Before you hit “send” on your next email invoice, better make sure it’s going to the right client.
Otherwise you might find yourself not just embarrassed, but also sued for malpractice.
It happened to one of the largest law firms in the country, which allegedly sent a client an itemized bill that was actually intended for another client with potentially adverse interests.
“A lawsuit filed by a former client against DLA Piper alleges that the law firm revealed a conflict of interest in a mistakenly emailed invoice,” according to the ABA Journal. “The lawsuit … says the invoice showed that DLA Piper did research for another ‘mystery client’ that appeared to have interests adverse to [the recipient].”
The invoice, which was received in November 2019, was for $14,000 in legal services for research done on behalf of the “mystery client,” which the recipient suspects might have been involved in a prior hostile takeover attempt, the ABA Journal reports. The invoice was signed by a DLA Piper partner who had worked with both clients. When the recipient inquired about the invoice, the firm returned the recipient’s file, saying “an internal investigation had found no evidence that any of the materials were accessed in connection with any work for another client,” according to the ABA Journal.
The complaint, filed in state court in Kansas, alleges “[t]his strident double-dealing by … trusted counsel shocks the conscience.” It asserts claims for breach of fiduciary duty and breach of contract. It seeks an injunction to prevent any misuse of confidential information, disgorgement of fees and other damages.
Read the complaint here.
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NC Rule of Professional Conduct 1.6 - Confidentiality: (a) A lawyer shall not reveal information acquired during the professional relationship with a client unless the client gives informed consent, the disclosure is impliedly authorized in order to carry out the representation or the disclosure is permitted by paragraph (b)…. (c) A lawyer shall make reasonable efforts to prevent the inadvertent or unauthorized disclosure of, or unauthorized access to, information relating to the representation of a client.”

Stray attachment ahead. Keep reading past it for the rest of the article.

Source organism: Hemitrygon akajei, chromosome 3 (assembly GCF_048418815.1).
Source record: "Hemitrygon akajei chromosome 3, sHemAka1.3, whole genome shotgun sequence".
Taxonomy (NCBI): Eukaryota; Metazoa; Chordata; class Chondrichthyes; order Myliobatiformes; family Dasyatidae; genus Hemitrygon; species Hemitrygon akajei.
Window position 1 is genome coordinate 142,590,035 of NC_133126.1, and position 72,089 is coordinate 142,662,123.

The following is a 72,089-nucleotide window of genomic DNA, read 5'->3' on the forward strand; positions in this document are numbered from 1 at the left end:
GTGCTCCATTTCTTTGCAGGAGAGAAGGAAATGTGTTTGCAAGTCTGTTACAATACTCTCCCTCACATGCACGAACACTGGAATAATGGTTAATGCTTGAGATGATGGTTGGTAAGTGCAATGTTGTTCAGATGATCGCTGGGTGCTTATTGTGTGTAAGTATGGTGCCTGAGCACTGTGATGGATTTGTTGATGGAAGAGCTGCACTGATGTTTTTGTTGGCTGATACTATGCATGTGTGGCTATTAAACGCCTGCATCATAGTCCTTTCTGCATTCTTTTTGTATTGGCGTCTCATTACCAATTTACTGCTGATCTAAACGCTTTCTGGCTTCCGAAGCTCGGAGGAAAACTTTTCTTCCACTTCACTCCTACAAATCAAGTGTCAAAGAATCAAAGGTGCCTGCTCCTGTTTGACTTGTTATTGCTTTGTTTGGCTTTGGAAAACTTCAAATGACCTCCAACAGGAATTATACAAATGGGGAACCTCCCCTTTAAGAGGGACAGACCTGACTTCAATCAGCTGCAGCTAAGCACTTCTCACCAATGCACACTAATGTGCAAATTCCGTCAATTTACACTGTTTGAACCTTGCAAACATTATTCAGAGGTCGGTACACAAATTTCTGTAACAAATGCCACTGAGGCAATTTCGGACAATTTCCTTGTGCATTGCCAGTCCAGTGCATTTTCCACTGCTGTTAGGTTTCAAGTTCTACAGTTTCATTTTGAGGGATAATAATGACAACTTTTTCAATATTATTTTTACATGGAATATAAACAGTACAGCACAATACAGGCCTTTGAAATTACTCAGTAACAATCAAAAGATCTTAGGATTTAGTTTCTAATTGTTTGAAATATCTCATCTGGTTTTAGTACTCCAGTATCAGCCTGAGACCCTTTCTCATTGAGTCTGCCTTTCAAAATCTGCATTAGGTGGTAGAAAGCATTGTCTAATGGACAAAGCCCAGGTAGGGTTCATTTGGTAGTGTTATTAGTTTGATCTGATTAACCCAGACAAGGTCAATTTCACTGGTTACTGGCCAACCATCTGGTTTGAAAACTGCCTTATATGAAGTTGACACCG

NC Rule of Professional Conduct 1.7 – Conflict of Interest: (a) Except as provided in paragraph (b), a lawyer shall not represent a client if the representation involves a concurrent conflict of interest. A concurrent conflict of interest exists if: (1) the representation of one client will be directly adverse to another client; or (2) the representation of one or more clients may be materially limited by the lawyer’s responsibilities to another client, a former client, or a third person, or by a personal interest of the lawyer.
NC Rule of Professional Conduct 1.9 – Duties to Former Clients: (a) A lawyer who has formerly represented a client in a matter shall not thereafter represent another person in the same or a substantially related matter in which that person’s interests are materially adverse to the interests of the former client unless the former client gives informed consent, confirmed in writing.
Jay Reeves is author of The Most Powerful Attorney in the World. He practiced law in North Carolina and South Carolina. Now he writes and speaks at CLEs, keynotes and in-firm presentations on lawyer professionalism and well-being. He runs Your Law Life LLC, a training and consulting company that helps lawyers add purpose, profits and peace of mind to their practices. Contact email@example.com or 919-619-2441.